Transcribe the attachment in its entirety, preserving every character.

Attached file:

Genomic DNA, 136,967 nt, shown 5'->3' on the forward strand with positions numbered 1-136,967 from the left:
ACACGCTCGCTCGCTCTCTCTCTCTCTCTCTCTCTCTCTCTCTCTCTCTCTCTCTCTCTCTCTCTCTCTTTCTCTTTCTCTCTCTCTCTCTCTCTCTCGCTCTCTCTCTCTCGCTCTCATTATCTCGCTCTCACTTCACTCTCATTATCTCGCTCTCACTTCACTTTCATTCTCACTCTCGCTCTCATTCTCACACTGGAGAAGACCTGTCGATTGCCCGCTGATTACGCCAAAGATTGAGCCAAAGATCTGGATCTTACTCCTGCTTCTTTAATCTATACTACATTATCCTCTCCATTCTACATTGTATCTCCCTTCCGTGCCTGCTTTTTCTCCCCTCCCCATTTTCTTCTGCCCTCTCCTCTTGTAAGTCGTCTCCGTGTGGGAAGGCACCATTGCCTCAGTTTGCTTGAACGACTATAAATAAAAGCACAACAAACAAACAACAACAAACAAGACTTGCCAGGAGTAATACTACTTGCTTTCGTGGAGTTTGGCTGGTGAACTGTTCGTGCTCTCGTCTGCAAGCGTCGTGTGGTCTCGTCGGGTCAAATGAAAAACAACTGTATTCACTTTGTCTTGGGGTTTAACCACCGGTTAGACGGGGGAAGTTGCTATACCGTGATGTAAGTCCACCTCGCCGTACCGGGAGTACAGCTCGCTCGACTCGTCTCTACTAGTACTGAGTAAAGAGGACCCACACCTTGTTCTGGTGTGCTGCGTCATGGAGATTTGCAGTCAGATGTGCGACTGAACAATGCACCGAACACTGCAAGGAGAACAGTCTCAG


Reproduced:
Genomic DNA, 136,967 nt, shown 5'->3' on the forward strand with positions numbered 1-136,967 from the left:
ACACGCTCGCTCGCTCTCTCTCTCTCTCTCTCTCTCTCTCTCTCTCTCTCTCTCTCTCTCTCTCTCTCTTTCTCTTTCTCTCTCTCTCTCTCTCTCTCGCTCTCTCTCTCTCGCTCTCATTATCTCGCTCTCACTTCACTCTCATTATCTCGCTCTCACTTCACTTTCATTCTCACTCTCGCTCTCATTCTCACACTGGAGAAGACCTGTCGATTGCCCGCTGATTACGCCAAAGATTGAGCCAAAGATCTGGATCTTACTCCTGCTTCTTTAATCTATACTACATTATCCTCTCCATTCTACATTGTATCTCCCTTCCGTGCCTGCTTTTTCTCCCCTCCCCATTTTCTTCTGCCCTCTCCTCTTGTAAGTCGTCTCCGTGTGGGAAGGCACCATTGCCTCAGTTTGCTTGAACGACTATAAATAAAAGCACAACAAACAAACAACAACAAACAAGACTTGCCAGGAGTAATACTACTTGCTTTCGTGGAGTTTGGCTGGTGAACTGTTCGTGCTCTCGTCTGCAAGCGTCGTGTGGTCTCGTCGGGTCAAATGAAAAACAACTGTATTCACTTTGTCTTGGGGTTTAACCACCGGTTAGACGGGGGAAGTTGCTATACCGTGATGTAAGTCCACCTCGCCGTACCGGGAGTACAGCTCGCTCGACTCGTCTCTACTAGTACTGAGTAAAGAGGACCCACACCTTGTTCTGGTGTGCTGCGTCATGGAGATTTGCAGTCAGATGTGCGACTGAACAATGCACCGAACACTGCAAGGAGAACAGTCTCAG